Companion pieces of legislation have been introduced in the U.S. House of Representatives and U.S. Senate that aim to alleviate some of the long delays for medical professionals seeking to live and work in the United States on a permanent basis.
Specifically, this legislation proposes to recapture 40,000 unused immigrant visas from past years and make them available for doctors and nurses. Fifteen thousand of these visas would be made available to doctors and 25,000 would be made available to nurses. These visas would be allocated based on priority date without regard to country of birth. Unlimited visas for spouses and children of these visa applicants would also be available.
The legislation also includes a directive to the Departments of Homeland Security and State to expedite these application processes as much as possible.
A final component of the proposed legislation would require employers seeking these visas for prospective medical professional employees to attest that U.S. workers have not and will not be displaced.
If passed, this legislation would help foreign national medical professionals come to and remain in the United States. The passage of this legislation is ongoing, so we will continue to monitor its status.
Please contact the Foster Garvey Labor, Employment & Immigration team if you have any questions regarding this and other visa applications.
We sincerely hope everyone is staying healthy. We understand that many organizations are adjusting their operations to respond to the challenges of the COVID-19 outbreak and for the protection of employees, including closing office facilities and directing employees to remotely work from home or another location. As a reminder, H-1B and E-3 authorization approved for foreign workers is specific to a number of issues including the employer, wage, work location and job duties.
In general, any location where an H-1B or E-3 employee is performing work should be covered by a U.S. Department of Labor certified Labor Condition Application (“LCA”), which includes posting and notice requirements. H-1B or E-3 employee whose home is within normal commuting distance of the normal place of employment should re-post the existing LCA (even though it does not specifically include their home address as a work location) for 10 consecutive business days to comply with notice and posting requirements, and the posting notices must be placed in the Public Access File when taken down.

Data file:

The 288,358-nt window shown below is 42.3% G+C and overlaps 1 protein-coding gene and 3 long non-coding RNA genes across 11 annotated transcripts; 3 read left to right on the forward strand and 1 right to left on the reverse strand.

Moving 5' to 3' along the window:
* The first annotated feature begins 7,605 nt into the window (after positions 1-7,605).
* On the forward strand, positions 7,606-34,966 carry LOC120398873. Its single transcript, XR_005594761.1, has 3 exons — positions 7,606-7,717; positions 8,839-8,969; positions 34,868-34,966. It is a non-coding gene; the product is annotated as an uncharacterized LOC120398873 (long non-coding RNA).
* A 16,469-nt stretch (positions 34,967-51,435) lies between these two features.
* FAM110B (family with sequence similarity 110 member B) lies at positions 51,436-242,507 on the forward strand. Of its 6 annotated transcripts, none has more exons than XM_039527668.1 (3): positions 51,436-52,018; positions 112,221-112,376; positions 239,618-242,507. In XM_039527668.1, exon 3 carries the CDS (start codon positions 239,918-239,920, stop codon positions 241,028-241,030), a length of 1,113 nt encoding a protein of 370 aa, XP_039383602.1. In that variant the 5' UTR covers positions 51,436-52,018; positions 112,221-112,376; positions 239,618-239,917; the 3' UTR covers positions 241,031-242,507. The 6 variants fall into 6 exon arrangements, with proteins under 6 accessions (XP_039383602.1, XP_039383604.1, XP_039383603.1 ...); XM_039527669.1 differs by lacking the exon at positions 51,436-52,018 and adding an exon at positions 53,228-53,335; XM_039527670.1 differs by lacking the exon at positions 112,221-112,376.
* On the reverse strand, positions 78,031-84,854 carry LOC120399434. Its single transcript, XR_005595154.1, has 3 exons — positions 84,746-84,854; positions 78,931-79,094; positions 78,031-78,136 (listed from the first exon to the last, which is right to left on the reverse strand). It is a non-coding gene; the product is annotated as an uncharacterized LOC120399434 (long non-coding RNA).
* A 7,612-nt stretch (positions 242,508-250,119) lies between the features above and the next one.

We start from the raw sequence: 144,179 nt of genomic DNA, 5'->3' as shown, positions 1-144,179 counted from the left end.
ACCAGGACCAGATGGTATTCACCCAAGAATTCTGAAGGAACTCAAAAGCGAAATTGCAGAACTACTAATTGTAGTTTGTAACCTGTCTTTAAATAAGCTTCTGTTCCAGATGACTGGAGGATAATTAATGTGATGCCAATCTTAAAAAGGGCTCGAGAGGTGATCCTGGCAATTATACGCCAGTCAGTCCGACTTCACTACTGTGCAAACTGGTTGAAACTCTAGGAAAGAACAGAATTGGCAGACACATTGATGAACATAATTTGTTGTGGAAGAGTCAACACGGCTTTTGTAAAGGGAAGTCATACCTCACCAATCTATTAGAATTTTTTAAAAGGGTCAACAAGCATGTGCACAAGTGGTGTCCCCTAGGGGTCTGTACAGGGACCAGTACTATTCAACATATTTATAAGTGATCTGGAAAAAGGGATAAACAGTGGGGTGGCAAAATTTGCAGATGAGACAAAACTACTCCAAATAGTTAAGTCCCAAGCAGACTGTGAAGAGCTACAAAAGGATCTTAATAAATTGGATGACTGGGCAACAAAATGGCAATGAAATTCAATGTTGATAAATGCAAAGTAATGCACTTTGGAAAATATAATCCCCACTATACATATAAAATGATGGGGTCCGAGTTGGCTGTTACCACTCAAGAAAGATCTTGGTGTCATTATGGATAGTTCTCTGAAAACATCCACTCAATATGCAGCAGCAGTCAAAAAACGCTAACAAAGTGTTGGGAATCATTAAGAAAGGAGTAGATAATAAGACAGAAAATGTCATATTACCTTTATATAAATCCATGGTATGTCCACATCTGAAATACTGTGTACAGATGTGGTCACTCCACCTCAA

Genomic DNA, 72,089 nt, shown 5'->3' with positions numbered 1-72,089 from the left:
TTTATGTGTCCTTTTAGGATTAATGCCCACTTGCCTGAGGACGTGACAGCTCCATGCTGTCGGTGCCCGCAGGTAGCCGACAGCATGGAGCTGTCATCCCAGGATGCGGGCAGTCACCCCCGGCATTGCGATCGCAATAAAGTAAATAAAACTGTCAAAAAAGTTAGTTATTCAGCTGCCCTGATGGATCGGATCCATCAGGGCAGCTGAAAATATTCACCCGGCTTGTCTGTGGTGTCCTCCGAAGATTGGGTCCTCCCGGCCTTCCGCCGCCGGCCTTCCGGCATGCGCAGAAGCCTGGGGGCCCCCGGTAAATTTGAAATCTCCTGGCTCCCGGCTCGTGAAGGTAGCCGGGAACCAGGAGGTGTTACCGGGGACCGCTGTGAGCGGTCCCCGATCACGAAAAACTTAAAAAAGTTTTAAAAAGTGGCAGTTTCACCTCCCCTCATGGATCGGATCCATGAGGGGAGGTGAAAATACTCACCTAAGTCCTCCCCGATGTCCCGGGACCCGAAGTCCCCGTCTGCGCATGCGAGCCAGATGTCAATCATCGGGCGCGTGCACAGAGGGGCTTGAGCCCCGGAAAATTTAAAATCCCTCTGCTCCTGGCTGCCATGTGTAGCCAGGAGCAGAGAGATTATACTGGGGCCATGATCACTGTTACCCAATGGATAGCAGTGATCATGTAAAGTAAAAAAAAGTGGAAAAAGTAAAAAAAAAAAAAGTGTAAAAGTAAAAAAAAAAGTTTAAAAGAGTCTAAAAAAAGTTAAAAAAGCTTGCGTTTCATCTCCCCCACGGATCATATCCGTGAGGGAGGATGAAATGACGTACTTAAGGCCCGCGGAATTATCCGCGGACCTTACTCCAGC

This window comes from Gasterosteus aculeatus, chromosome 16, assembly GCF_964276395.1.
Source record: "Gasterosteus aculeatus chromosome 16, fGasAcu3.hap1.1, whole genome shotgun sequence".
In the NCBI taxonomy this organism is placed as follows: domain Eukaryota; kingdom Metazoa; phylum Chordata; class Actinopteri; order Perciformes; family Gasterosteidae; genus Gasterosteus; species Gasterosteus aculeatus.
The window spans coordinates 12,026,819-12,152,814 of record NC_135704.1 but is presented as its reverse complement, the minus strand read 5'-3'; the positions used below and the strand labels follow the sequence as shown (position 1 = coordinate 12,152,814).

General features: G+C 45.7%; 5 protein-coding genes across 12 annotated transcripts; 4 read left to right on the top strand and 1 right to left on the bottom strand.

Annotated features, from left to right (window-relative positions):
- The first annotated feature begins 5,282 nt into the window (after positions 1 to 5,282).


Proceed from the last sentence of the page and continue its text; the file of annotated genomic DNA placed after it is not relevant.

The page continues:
Please contact the Foster Garvey Labor, Employment & Immigration team if you have any questions regarding this and other worksite-related obligations of an H-1B or E-3 employer.
On January 30, 2018, the Department of Homeland Security (DHS) issued a final rule revising the random selection process (commonly referred to as the annual “H-1B Lottery”) by which the U.S. Citizenship and Immigration Services (USCIS) selects new H-1B petitions for adjudication under the annual H-1B quota. The rule is effective April 1, 2019, with no major changes to employers for the upcoming FY20 H-1B filing season; however, the rule does impose a new electronic registration requirement starting next year (FY21).
U.S. Citizenship and Immigration Services (“USCIS”) has started returning H-1B petitions to employers whose cases were not selected in the recent H-1B lottery selection process. The USCIS reported that a total of 195,000 H-1B petitions were received during this year’s qualifying filing period, which began on April 2, 2018 and ended on April 6, 2018. Employers whose H-1B petition was not selected for allocation under the 2019 Fiscal Year H-1B quota will receive their paperwork back from the agency, including the uncashed filing fee checks, by regular mail. The quota (or “cap”) applies to individuals who have never held H-1B status before or who previously worked only for an H-1B exempt employer.